Whether buying or selling a business, it is important to understand the role of the business broker you are working with, who they represent, what their obligations are, and where their duties lie.
The Seller’s Agent
Let’s say you have a business you want to sell, and you find a business broker to sell your business. You will sign a contract with that business broker, which—among other things—outlines the business broker’s role and obligations. In this case, the business broker is acting as the seller’s agent, also referred to as the listing agent.
As a seller’s agent, the business broker is obligated to make a deal that is in the best interest of the seller. They are obligated to share with the seller information from and about prospective buyers, and they are obligated to try to get a deal that meets the seller’s goals.
A seller’s agent may keep certain seller or business information from prospective buyers, in an attempt to get the best deal for their client. This means that a seller can confidently share all the details with their broker without fear that the information will be passed on to prospective buyers. However, there is an obligation to not misrepresent the business to potential buyers.
In most business sales, a potential buyer contacts the seller, or listing, agent directly. The buyer may be helped by the selling agent, such as to find an attorney, accountant, or lender. But, the primary obligation of the selling broker is to the seller.
The Buyer’s Agent
The buyer’s agent, on the other hand, is obligated to act in the best interest of the buyer. The buyer’s agent will look for a business that meets the buyer’s criteria. They should advise the buyer if a business seems overpriced, and they should share any details they might learn about the seller or the business. They will walk the buyer through the negotiation process, and assist them with getting the deal closed.
A business broker who is acting as a buyer’s agent can be compensated by receiving a percentage of the commission, just like the typical practice in residential real estate sales. In order to do so, normally, the buyer’s agent must contact the seller’s agent on the buyer's behalf. Many seller's agents will not share a commission with a buyer’s agent who is brought in after the buyer has already contacted the seller’s agent directly. Also, there are business brokers who will not co-broke. In this situation, the buyer may need to compensate his business broker directly.
A buyer’s broker can conduct an active search for a business to buy for a buyer. In this situation, the buyer’s broker is contacting business owners whose businesses are not on the market to see if they are interested in selling their business. The buyer typically pays a flat fee or monthly fee and also pays a success fee when a purchase is completed. It may be possible to add the success fee to the purchase price so that it is included in a loan to buy the business. Although the buyer is paying a fee, they may be saving that amount or more by buying a business at a lower price than if it was on the market.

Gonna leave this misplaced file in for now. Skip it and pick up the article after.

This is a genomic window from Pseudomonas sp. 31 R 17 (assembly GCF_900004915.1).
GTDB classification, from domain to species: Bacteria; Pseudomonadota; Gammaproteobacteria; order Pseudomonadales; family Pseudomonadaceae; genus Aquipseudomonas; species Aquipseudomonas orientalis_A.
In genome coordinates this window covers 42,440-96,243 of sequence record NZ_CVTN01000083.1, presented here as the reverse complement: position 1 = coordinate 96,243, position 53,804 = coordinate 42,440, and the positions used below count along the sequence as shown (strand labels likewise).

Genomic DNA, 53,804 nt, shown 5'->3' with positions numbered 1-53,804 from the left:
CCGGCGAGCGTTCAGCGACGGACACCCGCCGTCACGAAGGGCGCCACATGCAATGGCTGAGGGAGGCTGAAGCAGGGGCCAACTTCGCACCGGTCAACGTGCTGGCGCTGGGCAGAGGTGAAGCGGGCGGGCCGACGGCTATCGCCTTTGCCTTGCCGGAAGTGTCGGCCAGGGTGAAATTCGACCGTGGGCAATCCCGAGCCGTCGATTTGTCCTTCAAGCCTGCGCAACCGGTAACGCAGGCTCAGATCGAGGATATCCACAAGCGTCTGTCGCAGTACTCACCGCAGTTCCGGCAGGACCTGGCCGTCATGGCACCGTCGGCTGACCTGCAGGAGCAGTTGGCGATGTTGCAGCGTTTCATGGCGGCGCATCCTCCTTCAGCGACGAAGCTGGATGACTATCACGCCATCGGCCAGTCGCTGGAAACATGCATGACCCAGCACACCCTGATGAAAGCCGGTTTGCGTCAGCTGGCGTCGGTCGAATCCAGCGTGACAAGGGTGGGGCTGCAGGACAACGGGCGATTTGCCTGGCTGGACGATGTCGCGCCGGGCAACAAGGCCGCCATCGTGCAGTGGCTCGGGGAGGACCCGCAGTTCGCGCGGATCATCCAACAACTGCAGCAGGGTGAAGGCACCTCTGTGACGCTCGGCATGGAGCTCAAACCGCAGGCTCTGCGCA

The Dual Agent
It is possible that a business brokerage firm acts as a dual agent. A business broker lists the business for sale and is therefore a seller’s agent. Another business broker in the same firm represents the buyer. Each agent needs to treat their client’s information with confidentiality, even to the other broker in the same firm. They should maintain a wall between them in their dealings with each other. The dual agency should be disclosed to the buyer and seller involved in the transaction.
A business broker can act as a facilitator. The role of the facilitator is to assist both parties in completing a sale of the business, but the business broker does not represent either party. This usually happens when a business is sold to an employee or a relative where the parties already have some type of relationship.
Aside from the different roles that business brokers play, buyers and sellers should remember that another person’s interests may also factor into the deal—the agent’s. Because a business broker is almost always paid on a commission basis, they get a percentage of the sale, which may be shared between a seller’s broker and a buyer’s broker.
To some extent, the brokers are also looking after their own interests. Although they are required to work in the interest of their client, a higher sales price means a higher commission. A broker should be selected carefully after reviewing their track record or references to ensure that they will properly represent your interests.